Written by Kithinji Muriungi, Guest Editor
The advances in Industry Revolution 4.0 (IR4.0) is highly dependent on the efficient use of information and data from acquisition, processing, analyzing, and decision making. The adoption of IR 4.0 in enhancing the knowledge-based economy will be a significant factor across many industry sectors. Unlike the previous physical resource-based economies that drove the advancement of the previous industrial revolution, IR 4.0 plays an important role in making smart cities sustainable, liveable, safe, and efficient. Innovation in the digital transformation era would have several roles in optimizing the knowledge economy in many different application areas.
This special issue of the IEEE Smart Cities eNewsletter on the Knowledge-based Economy in Smart Cities focuses on highlighting topics like smart education, knowledge and innovations management, digital transformation, sustainable innovation models and frameworks, applications of innovations, that may take a STEM/STEAM approach, can help enhance service delivery across a smart city. Commercialization of research and knowledge-based innovations and innovative operations and processes in smart cities with a keen emphasis on the knowledge-based economy are discussed in some of the articles featured.
Four articles that focus on different concepts within the above-mentioned topics are featured in this issue.
The first article, Empowering Education with XR Technology in Smart Cities, written by Prof. Eleni Mangina and Prof. Fridolin Wild, discusses X-reality technologies' impact on education, especially in smart cities. The article addresses different cyber-physical education concepts while explaining their challenges, opportunities, constraints, and implications in building an educational metaverse.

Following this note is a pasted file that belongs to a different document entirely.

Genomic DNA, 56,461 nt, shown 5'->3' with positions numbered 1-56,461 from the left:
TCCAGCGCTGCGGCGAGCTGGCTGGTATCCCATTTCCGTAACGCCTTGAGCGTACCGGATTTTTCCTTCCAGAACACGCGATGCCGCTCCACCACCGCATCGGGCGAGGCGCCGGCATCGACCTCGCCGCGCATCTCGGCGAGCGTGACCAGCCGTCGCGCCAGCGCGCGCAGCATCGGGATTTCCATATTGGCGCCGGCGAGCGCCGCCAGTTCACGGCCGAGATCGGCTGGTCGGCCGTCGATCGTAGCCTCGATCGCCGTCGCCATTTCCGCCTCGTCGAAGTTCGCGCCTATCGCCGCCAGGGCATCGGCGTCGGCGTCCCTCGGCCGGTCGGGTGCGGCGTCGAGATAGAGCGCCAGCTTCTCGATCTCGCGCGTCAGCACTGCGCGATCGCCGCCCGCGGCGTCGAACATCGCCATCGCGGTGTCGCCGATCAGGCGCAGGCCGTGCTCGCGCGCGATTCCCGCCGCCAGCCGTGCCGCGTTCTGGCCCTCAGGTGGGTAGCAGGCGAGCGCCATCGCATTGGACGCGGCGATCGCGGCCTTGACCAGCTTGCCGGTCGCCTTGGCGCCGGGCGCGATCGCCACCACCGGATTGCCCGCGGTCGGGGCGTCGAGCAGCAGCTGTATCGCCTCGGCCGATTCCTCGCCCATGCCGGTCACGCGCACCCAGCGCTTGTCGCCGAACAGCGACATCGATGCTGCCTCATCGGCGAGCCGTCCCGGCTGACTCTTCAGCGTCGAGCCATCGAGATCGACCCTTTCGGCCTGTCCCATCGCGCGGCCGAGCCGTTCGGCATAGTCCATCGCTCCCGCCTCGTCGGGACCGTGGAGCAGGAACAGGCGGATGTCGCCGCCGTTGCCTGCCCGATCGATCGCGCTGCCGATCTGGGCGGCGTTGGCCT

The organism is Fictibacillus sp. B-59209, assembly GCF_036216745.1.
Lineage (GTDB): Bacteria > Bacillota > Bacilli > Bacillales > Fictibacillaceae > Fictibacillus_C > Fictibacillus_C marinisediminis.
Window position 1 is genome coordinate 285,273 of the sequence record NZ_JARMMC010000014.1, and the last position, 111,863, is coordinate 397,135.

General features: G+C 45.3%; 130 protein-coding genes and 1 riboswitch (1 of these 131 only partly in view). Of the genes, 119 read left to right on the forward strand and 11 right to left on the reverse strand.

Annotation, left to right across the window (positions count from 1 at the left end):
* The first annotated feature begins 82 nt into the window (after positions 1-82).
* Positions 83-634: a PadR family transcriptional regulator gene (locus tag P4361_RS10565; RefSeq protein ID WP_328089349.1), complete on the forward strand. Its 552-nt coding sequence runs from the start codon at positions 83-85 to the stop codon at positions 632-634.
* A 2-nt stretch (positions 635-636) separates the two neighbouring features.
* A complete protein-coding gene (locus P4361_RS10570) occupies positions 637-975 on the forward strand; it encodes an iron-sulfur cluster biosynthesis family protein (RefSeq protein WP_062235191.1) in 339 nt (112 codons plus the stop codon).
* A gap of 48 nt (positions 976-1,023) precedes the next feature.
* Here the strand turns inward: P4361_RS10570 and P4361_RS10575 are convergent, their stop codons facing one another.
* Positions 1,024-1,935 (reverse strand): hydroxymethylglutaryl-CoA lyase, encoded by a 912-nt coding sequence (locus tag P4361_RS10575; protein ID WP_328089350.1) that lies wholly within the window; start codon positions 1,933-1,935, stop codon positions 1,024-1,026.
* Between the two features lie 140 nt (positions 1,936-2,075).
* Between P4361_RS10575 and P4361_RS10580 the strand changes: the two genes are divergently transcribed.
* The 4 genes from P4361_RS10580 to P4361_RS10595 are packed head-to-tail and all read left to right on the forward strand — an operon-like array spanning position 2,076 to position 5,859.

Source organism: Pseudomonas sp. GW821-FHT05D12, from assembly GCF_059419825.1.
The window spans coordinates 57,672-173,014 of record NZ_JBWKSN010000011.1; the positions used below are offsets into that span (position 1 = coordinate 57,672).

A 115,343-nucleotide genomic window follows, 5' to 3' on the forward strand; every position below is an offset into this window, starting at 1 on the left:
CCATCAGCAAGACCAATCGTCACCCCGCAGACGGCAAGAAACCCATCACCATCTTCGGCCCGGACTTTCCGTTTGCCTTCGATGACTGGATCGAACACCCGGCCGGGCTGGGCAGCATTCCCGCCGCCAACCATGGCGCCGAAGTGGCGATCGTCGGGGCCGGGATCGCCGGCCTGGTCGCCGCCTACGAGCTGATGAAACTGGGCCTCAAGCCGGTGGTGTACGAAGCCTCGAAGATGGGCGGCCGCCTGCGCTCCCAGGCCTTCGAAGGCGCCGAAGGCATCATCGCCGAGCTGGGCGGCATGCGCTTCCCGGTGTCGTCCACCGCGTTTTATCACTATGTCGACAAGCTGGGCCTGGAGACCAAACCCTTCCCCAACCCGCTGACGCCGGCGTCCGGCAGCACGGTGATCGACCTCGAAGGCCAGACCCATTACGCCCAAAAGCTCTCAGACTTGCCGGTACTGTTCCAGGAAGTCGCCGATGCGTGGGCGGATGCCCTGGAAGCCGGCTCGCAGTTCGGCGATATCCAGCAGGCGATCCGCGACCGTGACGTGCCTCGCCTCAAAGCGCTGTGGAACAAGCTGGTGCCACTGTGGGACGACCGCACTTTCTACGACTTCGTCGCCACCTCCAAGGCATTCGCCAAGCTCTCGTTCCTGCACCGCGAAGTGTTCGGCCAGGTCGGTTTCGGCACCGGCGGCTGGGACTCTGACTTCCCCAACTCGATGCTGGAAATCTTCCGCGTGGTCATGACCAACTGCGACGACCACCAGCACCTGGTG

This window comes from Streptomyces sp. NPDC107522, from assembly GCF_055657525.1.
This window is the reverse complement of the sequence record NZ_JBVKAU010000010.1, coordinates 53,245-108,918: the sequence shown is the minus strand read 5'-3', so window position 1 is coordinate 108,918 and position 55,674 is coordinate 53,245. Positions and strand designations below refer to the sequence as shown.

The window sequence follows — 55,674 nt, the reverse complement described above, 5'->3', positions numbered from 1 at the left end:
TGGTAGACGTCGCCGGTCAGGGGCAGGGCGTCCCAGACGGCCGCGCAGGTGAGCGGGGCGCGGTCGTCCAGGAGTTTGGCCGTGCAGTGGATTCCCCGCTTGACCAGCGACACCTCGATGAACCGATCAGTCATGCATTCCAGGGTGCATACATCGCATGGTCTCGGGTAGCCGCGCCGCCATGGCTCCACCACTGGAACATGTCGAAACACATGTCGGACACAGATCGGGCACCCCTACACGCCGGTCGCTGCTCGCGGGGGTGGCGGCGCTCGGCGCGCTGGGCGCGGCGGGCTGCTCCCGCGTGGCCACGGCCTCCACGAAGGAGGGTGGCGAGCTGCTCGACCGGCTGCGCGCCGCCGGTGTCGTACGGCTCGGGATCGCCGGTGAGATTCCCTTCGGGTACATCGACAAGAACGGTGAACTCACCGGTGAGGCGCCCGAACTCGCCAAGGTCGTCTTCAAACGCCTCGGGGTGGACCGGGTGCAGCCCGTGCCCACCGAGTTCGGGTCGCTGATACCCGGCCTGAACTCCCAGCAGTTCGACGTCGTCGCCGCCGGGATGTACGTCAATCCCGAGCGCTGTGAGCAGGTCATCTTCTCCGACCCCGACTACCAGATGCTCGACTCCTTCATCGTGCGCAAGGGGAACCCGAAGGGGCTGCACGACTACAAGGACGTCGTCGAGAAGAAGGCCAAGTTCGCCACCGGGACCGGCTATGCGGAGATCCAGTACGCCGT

The second article, entitled Developing Smart Cities Courses in Undergraduate Curricula: Engineering and Beyond, was written by Mohammad Upal Mahfuz, Associate Professor of Electrical Engineering at the University of Wisconsin-Green Bay in Wisconsin. In this article, the author summarizes two self-paced online developed courses at the University of Wisconsin-Green Bay, namely, “An Introduction to Smart Cities” and “Smart Cities: Engineering the Future.” These two courses have no textbooks but are based on scholarly articles from technical journals and conference proceedings in the field of smart cities.
The third article, namely Smart Education for Smart Cities, authored by Eng. Toroitich Patrick Yegon from Kenya discusses the skills, value chain, knowledge development, and application of a smart education system to increase access, collaboration, life-long development, equity and inclusivity, and responsiveness.
The fourth article, STEM Vs STEAM Approach Dilemma in the Innovation Ecosystem for Smart Cities Sustainability, was co-authored by Eng. David Mulongo, Dr. Kiyeng Chumo, Isaac Wainaina, and Kithinji Muriungi from Nairobi, Kenya, with affiliation in Konza Smart City. In this article, the authors address the need to have a STEAM approach in a smart city innovation ecosystem instead of having STEM, arts, humanities, and entrepreneurship as independent, standalone concepts.
As a guest editor of the April special issue “Knowledge-based Economy in Smart Cities,” I would like to extend my gratitude to the authors, the IEEE Smart Cities Publications Committee, and the IEEE staff for their unswerving support.
This article was edited by Bernard Fong